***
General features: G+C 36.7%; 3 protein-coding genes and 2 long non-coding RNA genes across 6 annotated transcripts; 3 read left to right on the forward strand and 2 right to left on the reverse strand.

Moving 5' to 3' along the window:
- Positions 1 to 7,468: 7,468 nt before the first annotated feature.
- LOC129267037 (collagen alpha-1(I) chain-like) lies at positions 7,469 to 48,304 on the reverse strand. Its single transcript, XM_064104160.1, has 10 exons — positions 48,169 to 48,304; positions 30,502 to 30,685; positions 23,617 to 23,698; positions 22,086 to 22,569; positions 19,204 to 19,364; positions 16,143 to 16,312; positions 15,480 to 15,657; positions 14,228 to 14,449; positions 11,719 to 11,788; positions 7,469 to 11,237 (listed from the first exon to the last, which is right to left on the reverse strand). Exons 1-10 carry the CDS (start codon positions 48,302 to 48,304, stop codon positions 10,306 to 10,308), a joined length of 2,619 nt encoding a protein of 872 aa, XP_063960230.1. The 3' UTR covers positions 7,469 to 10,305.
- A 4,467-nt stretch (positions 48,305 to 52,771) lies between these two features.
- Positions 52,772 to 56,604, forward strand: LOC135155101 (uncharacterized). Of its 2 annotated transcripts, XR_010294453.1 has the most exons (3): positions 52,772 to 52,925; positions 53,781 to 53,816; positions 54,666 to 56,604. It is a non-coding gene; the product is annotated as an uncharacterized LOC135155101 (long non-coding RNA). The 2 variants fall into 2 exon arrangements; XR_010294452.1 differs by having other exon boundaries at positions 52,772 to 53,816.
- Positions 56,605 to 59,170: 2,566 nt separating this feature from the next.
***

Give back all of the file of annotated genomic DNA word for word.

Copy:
General features: G+C 36.7%; 3 protein-coding genes and 2 long non-coding RNA genes across 6 annotated transcripts; 3 read left to right on the forward strand and 2 right to left on the reverse strand.

Moving 5' to 3' along the window:
- Positions 1 to 7,468: 7,468 nt before the first annotated feature.
- LOC129267037 (collagen alpha-1(I) chain-like) lies at positions 7,469 to 48,304 on the reverse strand. Its single transcript, XM_064104160.1, has 10 exons — positions 48,169 to 48,304; positions 30,502 to 30,685; positions 23,617 to 23,698; positions 22,086 to 22,569; positions 19,204 to 19,364; positions 16,143 to 16,312; positions 15,480 to 15,657; positions 14,228 to 14,449; positions 11,719 to 11,788; positions 7,469 to 11,237 (listed from the first exon to the last, which is right to left on the reverse strand). Exons 1-10 carry the CDS (start codon positions 48,302 to 48,304, stop codon positions 10,306 to 10,308), a joined length of 2,619 nt encoding a protein of 872 aa, XP_063960230.1. The 3' UTR covers positions 7,469 to 10,305.
- A 4,467-nt stretch (positions 48,305 to 52,771) lies between these two features.
- Positions 52,772 to 56,604, forward strand: LOC135155101 (uncharacterized). Of its 2 annotated transcripts, XR_010294453.1 has the most exons (3): positions 52,772 to 52,925; positions 53,781 to 53,816; positions 54,666 to 56,604. It is a non-coding gene; the product is annotated as an uncharacterized LOC135155101 (long non-coding RNA). The 2 variants fall into 2 exon arrangements; XR_010294452.1 differs by having other exon boundaries at positions 52,772 to 53,816.
- Positions 56,605 to 59,170: 2,566 nt separating this feature from the next.